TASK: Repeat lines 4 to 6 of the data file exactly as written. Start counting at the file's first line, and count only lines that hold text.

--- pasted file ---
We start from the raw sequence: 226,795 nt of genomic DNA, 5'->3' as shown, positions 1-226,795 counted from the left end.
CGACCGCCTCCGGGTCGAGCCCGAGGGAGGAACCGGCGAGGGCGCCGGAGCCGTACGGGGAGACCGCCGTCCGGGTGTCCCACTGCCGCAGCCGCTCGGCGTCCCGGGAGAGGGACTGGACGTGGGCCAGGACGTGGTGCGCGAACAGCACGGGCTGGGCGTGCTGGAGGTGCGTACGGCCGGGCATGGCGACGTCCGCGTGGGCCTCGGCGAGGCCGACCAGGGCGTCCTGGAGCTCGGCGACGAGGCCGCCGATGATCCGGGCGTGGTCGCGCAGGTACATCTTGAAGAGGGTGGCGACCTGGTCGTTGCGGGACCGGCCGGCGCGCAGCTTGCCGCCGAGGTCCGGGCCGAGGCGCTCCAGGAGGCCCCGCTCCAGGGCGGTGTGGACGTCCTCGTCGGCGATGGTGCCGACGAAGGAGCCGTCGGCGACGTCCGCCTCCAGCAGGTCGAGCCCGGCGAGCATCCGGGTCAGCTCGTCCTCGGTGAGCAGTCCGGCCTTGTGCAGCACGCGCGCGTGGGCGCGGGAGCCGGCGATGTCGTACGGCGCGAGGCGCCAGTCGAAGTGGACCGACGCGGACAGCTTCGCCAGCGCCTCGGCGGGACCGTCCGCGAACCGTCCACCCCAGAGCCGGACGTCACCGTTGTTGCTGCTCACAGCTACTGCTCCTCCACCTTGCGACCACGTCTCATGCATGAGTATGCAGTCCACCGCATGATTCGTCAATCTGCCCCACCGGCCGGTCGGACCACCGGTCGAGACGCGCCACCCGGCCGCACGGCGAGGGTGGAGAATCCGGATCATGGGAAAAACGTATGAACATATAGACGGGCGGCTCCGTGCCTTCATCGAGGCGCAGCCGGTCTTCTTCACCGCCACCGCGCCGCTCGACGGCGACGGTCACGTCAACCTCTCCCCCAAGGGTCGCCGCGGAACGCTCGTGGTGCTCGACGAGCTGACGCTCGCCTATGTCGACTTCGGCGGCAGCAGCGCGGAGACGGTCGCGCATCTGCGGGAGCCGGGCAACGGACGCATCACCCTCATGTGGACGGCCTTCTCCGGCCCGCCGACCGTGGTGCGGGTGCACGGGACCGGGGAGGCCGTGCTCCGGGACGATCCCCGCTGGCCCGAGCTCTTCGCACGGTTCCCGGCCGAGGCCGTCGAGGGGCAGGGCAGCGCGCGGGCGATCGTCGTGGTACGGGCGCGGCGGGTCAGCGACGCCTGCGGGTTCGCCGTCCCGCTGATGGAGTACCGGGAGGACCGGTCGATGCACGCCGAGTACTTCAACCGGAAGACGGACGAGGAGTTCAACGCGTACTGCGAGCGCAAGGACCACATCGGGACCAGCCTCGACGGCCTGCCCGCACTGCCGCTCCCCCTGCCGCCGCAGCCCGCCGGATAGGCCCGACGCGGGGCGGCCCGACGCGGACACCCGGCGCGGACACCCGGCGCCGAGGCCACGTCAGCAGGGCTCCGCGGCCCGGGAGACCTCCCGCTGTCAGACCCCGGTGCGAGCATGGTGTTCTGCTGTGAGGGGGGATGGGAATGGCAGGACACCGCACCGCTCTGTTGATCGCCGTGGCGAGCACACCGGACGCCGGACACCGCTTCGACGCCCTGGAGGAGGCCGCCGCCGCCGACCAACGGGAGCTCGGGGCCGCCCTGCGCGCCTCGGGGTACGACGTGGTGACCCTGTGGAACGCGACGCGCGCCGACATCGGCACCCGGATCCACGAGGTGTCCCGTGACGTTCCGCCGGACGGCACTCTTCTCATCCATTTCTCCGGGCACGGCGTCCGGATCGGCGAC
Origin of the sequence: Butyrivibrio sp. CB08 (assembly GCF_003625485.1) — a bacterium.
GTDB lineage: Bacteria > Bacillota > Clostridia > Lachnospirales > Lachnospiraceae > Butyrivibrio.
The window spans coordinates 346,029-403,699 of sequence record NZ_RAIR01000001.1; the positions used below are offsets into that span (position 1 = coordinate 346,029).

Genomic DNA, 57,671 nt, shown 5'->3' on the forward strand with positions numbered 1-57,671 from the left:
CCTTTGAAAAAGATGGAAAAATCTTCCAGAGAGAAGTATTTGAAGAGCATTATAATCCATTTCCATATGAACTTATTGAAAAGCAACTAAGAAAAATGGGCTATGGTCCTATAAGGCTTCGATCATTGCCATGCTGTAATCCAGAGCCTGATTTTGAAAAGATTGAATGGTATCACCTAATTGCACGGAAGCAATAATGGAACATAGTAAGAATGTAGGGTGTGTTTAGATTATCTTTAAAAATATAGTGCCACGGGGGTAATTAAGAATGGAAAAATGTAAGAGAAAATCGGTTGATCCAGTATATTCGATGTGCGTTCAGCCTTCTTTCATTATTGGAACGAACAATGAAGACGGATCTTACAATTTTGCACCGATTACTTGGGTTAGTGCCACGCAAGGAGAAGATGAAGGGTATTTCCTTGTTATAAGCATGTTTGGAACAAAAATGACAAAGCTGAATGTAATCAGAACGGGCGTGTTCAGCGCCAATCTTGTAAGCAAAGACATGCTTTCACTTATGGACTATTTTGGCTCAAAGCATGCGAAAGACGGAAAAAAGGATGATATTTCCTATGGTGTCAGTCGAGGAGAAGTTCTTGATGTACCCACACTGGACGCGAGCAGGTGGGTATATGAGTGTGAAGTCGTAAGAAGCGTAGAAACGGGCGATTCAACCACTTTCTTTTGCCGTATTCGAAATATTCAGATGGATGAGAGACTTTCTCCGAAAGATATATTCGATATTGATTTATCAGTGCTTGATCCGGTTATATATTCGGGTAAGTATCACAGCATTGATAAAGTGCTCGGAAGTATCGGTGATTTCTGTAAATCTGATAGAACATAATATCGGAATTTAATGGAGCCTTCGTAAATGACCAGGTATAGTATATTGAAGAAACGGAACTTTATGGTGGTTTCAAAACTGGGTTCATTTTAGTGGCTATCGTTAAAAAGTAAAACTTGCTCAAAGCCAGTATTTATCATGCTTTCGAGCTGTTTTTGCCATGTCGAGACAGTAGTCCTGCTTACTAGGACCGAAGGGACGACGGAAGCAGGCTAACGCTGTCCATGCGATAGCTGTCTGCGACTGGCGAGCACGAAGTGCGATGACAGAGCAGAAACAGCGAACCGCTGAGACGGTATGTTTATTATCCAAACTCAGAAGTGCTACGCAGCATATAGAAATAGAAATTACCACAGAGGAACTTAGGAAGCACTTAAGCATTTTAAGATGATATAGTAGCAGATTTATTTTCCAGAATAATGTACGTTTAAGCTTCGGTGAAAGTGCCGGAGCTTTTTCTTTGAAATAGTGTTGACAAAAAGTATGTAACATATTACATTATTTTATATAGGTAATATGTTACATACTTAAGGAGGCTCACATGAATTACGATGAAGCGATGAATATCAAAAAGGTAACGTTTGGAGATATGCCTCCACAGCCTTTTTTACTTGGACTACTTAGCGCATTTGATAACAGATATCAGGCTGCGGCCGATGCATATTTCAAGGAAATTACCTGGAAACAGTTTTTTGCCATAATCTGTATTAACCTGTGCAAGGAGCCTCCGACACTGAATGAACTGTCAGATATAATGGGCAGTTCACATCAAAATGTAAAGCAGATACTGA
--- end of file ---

GTDB lineage: Bacteria > Bacillota > Clostridia > Lachnospirales > Lachnospiraceae > Butyrivibrio.
The window spans coordinates 346,029-403,699 of sequence record NZ_RAIR01000001.1; the positions used below are offsets into that span (position 1 = coordinate 346,029).

Genomic DNA, 57,671 nt, shown 5'->3' on the forward strand with positions numbered 1-57,671 from the left: